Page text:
Claudia Leisinger


Dec 1 – 5 2008


For years an arthouse stalwart, Tilda Swinton is now an Oscar-winner. Just don’t, she tells Leigh Singer, think of her an actress.


Tilda Swinton simply shouldn’t be having the career she is now, and she knows it. It’s not that she doesn’t deserve it. For twenty-plus years she’s been perhaps the single most intriguing British actress out there; her pale, willowy, androgynous look perfect for her preferred experimental arthouse projects, like the films of her late mentor Derek Jarman or the gender=switching title role in Sally Potter’s Orlando. Basically, Swinton was a cult figure for cineastes. Even now, she confides of Orlando, “Everywhere I go, every other bookshop attendant says ‘that’s my favourite film.’”

Nowadays, though, it’s the newspapers and entertainment magazines in those bookstores that are fixed on her. Even before winning an Academy Award this spring opposite George Clooney in corporate thriller Michael Clayton, Swinton had gone mainstream; or rather, the mainstream had gone to her, with Hollywood royalty like Tom Cruise, Brad Pitt and Clooney were queuing up to work with her. What’s more she’s done it at an age, 47, when most actresses lambaste the dearth of roles available to them. And seemingly without the slightest element of compromise.

So how does an actress achieve this? For Swinton, the answer’s quite simple, if a little disconcerting to hear. “I’m not even an actress,” she says politely, but very firmly, “and I never set out to be an actress.”

Believe it or not, this isn’t Swinton being difficult in the standard star-takes-umbrage-at-journalist’s-constrictive-pigeonholing way. It’s simply how she sees her role, whether appearing opposite Clooney or Pitt (or both in the Coen Brothers recent Burn After Reading) or a brief role in Hungarian auteur Bela Tarr’s latest obscure epic, The Man From London.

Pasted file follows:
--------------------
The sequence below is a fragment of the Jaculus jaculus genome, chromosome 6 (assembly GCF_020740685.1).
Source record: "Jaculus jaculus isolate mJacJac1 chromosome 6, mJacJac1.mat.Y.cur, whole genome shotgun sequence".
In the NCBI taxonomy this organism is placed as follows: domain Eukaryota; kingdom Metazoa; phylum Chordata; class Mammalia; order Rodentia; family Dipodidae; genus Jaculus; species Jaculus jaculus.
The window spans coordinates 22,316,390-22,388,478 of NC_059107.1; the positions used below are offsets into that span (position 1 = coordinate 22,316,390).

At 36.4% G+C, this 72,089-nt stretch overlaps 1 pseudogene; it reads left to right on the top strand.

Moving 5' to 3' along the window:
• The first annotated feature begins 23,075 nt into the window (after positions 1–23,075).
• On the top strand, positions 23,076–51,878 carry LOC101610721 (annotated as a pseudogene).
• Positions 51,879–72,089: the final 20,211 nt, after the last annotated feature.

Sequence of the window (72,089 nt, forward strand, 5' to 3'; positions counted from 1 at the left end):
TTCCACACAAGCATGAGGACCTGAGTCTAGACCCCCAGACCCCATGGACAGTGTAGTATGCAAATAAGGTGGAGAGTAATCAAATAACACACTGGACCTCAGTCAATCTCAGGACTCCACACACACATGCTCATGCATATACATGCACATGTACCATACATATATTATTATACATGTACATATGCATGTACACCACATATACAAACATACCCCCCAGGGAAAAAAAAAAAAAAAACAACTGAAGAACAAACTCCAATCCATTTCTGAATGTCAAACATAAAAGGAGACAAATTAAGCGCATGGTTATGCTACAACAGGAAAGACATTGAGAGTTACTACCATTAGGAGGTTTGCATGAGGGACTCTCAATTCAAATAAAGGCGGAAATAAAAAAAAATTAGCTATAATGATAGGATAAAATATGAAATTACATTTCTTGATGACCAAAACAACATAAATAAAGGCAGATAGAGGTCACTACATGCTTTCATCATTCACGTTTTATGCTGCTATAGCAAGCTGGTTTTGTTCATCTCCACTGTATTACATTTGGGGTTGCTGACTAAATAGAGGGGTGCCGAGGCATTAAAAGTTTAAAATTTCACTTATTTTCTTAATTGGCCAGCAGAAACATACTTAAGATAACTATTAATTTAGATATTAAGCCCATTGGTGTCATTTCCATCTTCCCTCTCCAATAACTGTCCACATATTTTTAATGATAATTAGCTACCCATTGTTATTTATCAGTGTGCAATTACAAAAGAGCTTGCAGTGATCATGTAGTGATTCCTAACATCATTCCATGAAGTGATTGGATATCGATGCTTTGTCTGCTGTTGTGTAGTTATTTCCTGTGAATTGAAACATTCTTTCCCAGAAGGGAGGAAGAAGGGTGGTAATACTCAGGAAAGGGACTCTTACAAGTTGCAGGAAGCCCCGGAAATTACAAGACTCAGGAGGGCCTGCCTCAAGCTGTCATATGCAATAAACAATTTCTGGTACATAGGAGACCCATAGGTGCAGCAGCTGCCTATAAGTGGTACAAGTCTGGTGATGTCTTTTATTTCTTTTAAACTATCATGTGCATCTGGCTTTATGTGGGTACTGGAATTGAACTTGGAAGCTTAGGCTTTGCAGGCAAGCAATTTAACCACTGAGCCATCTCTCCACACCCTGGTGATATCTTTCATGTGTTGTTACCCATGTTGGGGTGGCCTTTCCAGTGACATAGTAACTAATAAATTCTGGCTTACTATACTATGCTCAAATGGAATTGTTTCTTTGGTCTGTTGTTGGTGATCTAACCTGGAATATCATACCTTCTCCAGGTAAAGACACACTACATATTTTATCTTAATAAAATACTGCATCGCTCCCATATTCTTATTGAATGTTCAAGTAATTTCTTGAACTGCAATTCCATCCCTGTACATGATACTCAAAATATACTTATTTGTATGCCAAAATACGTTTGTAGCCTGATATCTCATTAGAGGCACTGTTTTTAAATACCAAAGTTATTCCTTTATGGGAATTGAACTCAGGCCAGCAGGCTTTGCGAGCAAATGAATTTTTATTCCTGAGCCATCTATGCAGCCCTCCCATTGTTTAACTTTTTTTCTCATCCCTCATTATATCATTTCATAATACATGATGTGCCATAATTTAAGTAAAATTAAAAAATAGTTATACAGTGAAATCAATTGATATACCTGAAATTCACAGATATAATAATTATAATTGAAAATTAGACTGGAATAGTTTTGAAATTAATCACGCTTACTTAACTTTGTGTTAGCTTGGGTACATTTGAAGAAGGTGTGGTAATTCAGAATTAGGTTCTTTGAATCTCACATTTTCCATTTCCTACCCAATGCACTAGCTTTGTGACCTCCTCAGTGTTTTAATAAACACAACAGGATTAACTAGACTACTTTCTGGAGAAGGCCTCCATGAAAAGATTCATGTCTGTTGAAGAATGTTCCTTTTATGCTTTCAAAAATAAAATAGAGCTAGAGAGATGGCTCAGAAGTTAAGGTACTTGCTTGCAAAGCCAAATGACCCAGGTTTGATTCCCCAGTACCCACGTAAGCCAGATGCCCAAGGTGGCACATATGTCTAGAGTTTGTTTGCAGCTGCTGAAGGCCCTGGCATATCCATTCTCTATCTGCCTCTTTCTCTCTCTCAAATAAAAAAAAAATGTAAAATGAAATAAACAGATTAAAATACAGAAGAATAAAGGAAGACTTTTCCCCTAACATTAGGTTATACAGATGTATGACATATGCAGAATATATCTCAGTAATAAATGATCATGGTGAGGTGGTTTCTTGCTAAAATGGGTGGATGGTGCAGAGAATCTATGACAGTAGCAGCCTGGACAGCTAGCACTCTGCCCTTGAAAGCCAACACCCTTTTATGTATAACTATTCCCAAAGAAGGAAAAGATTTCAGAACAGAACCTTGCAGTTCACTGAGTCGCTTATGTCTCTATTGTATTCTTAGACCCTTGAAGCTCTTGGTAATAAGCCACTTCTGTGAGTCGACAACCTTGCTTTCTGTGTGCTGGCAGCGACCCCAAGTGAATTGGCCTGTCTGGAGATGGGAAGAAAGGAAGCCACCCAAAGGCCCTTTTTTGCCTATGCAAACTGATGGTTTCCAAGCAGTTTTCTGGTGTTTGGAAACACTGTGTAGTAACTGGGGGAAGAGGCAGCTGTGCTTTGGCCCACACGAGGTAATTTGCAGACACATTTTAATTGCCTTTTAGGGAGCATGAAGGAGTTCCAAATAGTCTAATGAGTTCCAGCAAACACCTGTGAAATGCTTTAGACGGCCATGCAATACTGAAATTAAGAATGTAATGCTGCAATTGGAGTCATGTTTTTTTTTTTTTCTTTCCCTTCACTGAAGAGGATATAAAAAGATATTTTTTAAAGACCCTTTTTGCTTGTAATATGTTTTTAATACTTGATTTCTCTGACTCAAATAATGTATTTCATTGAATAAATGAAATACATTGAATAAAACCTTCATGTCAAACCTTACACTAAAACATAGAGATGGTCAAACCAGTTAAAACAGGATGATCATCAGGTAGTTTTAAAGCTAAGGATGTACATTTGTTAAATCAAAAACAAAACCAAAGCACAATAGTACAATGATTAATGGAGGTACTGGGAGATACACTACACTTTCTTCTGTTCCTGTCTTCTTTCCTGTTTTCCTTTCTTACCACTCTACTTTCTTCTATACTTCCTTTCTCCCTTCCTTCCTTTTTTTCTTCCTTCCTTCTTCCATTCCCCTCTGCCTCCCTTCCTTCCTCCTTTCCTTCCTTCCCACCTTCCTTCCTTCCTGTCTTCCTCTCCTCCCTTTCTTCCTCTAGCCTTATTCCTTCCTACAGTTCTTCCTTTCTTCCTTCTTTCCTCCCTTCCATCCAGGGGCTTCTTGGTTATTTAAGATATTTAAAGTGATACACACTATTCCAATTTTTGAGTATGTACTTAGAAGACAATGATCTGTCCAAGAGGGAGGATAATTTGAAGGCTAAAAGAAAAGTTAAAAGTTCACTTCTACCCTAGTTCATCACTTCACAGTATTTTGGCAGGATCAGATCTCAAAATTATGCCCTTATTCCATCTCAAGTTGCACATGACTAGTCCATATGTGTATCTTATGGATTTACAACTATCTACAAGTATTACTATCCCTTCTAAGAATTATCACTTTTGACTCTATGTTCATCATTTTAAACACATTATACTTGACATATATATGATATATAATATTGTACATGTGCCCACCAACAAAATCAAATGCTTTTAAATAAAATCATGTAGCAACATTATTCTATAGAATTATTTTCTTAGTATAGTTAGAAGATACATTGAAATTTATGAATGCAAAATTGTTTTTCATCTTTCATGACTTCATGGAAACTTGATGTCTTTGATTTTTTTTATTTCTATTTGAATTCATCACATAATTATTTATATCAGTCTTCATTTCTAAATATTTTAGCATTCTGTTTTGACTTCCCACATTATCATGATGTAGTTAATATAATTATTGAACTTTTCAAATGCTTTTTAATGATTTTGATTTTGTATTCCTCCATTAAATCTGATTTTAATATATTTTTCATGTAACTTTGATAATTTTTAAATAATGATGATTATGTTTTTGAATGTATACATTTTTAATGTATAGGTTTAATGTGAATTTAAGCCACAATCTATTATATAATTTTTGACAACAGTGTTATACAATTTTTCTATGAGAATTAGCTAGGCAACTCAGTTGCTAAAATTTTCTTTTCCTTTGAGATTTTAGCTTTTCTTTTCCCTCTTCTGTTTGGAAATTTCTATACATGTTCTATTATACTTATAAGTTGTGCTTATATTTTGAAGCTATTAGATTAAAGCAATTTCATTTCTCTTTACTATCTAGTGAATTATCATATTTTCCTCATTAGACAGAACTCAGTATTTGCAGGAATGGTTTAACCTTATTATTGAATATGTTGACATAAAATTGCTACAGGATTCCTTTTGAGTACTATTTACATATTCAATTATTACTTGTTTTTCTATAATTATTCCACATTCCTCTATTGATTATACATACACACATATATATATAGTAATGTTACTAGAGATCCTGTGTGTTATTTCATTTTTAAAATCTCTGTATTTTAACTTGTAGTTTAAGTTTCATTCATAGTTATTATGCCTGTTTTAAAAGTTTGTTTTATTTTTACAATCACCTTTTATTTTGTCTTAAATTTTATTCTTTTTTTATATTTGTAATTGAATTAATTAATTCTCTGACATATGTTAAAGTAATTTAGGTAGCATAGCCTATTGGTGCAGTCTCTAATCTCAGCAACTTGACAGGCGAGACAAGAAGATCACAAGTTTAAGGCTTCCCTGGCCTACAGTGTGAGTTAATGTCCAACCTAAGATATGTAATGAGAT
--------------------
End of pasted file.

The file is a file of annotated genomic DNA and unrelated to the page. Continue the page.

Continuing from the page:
“The thing that I think I am,” she says earnestly, “really truly, is an artist’s model. I came originally from an art world background making films with a fine artist, Derek Jarman. In fact the very first film I made, Caravaggio, I actually played an artist’s model and I feel that most readily describes what I am.”

Lest you think this is default self-deprecation, Swinton is quick to add her proviso. “Don’t for one second think that that’s an easy job. I’m not there on my own, I’m there in conversation or collaboration with the artist or artists and we will work out together what we will do.”

Contradiction and a dismissal of convention run throughout Swinton’s work and life. Raised in a strict, traditional military family, a former schoolmate of Princess Diana, her early career under Jarman was on the fringes of British cinema. She won her Oscar and promptly gave it to her agent. Tabloids lapped up the fact that she lives with both her younger lover and the father of her twins. She’ll court charges of pretension by installing herself in a glass case for a week in a 1995 Serpentine Gallery exhibition but is also playful enough to set up a film festival in her home Scottish village this year where audiences attended in pyjamas and those bringing home-baked snacks gained free entry.